The more I want my daughter to eat something, the less likely she’ll eat it.
In fact, even casting a mere glance in the direction of her pint-sized plate (just to silently see what’s up) can trigger an eating protest that’ll last at least as long as the meal. Her ability to tune into my eating anxiety is slightly amazing but not surprising because she’s two and no matter how subtle…
Toddlers can smell weakness
If Isla gets even a whiff of my wanting (say, that she’d eat at least half of what’s on her plate in under an hour), hopefulness (say, that she’ll just this once eat a piece of meat without asking for ketchup), or desperation (such as my silent pleading that that she please, please stop pushing everything green off the plate), then she’ll use it to her advantage by abruptly changing her mind about whether or not she’s going to eat.
Interestingly, the idea that Isla has an uncanny ability to tap into a my mealtime vulnerability isn’t just parental paranoia…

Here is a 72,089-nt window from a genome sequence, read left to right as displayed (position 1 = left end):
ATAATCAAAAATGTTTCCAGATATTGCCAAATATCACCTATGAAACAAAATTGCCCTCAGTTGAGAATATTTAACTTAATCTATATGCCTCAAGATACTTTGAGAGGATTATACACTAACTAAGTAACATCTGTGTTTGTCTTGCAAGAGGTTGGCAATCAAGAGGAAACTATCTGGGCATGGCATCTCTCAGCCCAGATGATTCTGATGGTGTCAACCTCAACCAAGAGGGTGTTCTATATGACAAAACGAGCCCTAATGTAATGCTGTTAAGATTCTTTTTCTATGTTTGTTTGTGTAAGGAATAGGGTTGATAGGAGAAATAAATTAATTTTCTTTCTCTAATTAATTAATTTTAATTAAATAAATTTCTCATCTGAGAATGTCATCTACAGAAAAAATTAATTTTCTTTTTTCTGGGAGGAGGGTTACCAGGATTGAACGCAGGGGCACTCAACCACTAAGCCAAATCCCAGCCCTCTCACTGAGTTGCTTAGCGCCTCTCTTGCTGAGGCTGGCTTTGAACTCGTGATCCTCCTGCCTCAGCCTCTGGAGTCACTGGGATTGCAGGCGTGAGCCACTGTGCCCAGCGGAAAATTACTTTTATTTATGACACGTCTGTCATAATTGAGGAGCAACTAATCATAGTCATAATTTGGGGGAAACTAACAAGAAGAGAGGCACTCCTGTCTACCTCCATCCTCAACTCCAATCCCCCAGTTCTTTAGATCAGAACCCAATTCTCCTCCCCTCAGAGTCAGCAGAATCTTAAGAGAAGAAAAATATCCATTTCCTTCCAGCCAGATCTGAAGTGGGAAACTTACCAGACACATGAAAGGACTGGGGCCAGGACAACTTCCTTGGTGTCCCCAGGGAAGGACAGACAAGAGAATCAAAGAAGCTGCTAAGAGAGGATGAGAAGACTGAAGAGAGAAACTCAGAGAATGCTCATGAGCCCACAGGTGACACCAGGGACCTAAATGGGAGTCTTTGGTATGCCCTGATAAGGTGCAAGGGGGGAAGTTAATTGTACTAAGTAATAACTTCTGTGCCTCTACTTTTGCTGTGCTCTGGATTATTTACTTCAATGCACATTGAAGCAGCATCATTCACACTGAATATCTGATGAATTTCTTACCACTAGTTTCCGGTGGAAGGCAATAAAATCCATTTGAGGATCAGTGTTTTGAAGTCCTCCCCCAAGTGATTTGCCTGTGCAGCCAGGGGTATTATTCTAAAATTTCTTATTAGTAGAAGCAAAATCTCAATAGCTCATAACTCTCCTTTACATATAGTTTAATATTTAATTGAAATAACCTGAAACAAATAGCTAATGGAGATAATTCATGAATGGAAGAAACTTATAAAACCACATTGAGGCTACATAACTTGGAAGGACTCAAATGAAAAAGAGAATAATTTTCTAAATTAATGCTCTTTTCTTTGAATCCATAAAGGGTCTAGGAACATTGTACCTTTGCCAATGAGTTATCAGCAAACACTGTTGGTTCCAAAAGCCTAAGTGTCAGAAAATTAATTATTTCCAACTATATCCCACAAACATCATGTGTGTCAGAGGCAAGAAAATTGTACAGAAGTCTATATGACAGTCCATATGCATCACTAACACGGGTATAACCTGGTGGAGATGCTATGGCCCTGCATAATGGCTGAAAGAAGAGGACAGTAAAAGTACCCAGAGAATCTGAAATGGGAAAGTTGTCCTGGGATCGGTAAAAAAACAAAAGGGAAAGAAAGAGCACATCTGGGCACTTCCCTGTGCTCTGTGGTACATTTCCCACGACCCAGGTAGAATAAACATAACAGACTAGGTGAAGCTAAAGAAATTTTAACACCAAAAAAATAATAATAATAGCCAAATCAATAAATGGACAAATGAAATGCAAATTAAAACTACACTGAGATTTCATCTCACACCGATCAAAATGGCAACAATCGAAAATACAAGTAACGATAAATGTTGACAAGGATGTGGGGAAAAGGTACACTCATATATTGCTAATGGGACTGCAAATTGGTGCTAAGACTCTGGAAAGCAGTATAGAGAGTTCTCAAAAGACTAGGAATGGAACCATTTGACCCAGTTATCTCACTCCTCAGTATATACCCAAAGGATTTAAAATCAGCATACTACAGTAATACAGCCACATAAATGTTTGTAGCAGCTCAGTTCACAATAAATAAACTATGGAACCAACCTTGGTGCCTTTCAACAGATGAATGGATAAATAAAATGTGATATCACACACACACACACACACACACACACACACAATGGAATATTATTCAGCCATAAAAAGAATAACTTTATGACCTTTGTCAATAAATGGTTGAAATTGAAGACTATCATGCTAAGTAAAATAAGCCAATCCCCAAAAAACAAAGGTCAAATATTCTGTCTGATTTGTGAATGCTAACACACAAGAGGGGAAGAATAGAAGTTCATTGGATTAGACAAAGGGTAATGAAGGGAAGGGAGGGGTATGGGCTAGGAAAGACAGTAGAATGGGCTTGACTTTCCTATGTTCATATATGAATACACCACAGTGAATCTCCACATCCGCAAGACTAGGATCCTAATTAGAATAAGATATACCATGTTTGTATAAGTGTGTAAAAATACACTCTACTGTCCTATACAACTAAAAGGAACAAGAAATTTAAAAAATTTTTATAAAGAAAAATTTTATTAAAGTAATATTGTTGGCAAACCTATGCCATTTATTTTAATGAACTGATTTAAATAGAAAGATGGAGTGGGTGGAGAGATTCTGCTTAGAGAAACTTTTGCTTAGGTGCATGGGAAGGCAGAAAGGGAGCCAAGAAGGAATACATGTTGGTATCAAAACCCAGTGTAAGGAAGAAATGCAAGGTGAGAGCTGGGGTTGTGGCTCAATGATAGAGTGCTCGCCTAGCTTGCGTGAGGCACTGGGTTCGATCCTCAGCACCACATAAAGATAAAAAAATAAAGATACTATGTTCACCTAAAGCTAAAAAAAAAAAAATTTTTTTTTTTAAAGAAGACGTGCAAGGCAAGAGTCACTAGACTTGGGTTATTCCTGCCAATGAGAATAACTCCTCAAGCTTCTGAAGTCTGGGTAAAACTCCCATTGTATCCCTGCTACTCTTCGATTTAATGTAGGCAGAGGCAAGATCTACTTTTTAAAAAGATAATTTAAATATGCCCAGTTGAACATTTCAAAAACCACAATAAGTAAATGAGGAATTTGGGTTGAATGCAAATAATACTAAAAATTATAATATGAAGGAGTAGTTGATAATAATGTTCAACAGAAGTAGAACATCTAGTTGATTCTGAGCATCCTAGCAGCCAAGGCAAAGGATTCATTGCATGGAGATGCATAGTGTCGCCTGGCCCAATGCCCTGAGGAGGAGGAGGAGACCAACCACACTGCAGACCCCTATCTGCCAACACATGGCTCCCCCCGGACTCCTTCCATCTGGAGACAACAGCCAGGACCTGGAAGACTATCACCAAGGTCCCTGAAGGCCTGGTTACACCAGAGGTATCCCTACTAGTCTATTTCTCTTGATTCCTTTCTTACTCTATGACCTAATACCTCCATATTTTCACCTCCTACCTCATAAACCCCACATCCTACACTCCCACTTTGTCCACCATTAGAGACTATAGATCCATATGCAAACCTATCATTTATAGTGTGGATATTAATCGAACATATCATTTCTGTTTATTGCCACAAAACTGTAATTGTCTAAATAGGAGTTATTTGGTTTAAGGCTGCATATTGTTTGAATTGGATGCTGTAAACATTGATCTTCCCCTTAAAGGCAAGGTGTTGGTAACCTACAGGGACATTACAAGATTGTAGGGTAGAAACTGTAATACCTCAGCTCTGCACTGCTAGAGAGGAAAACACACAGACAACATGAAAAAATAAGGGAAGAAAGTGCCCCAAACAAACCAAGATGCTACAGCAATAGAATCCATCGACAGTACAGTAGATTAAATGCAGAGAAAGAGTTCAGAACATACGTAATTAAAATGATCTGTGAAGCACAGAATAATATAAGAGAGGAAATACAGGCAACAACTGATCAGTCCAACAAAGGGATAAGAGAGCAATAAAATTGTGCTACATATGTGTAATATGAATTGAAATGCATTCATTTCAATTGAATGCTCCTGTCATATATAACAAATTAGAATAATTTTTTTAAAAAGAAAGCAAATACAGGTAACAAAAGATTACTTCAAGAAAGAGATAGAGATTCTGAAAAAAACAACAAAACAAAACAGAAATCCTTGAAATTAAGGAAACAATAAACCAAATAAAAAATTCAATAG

Well, not hard science. More like social science—but still totally scientific, nonetheless!
Research backing my theory shows that the more a caregiver acts like they really do give a horse’s precious patootie whether or not a kid eats—as well as how much or little they eat—the more likely said kid’s current and future eating habits will become…. well,
totally screwed up a little wonky.
Difficult as it may be, I’ve taken this research to heart and have learned to stop caring about what Isla eats.
(Or, at least, letting on that I care. The truth is I’m still in the the ‘fake it ’til ya make it stage of this learning process but, hey, this is a two-year-old. So far, the vegetables and proteins are going down, so she seems to be buying into the idea that I really don’t give a you-know-what whether she digs in or not.)
Here, five pieces of research that convinced me to keep servin’ up good stuff (including a variety of vegetables and fruits, whole grains, high-quality/low-fat proteins—including plant-based—and dairy) at regular two to three hour intervals, while also doing my best to act totally indifferent to whatever happens after they hit the plate. I’ve learned to stop caring about what Isla’s eating because….More. More. More.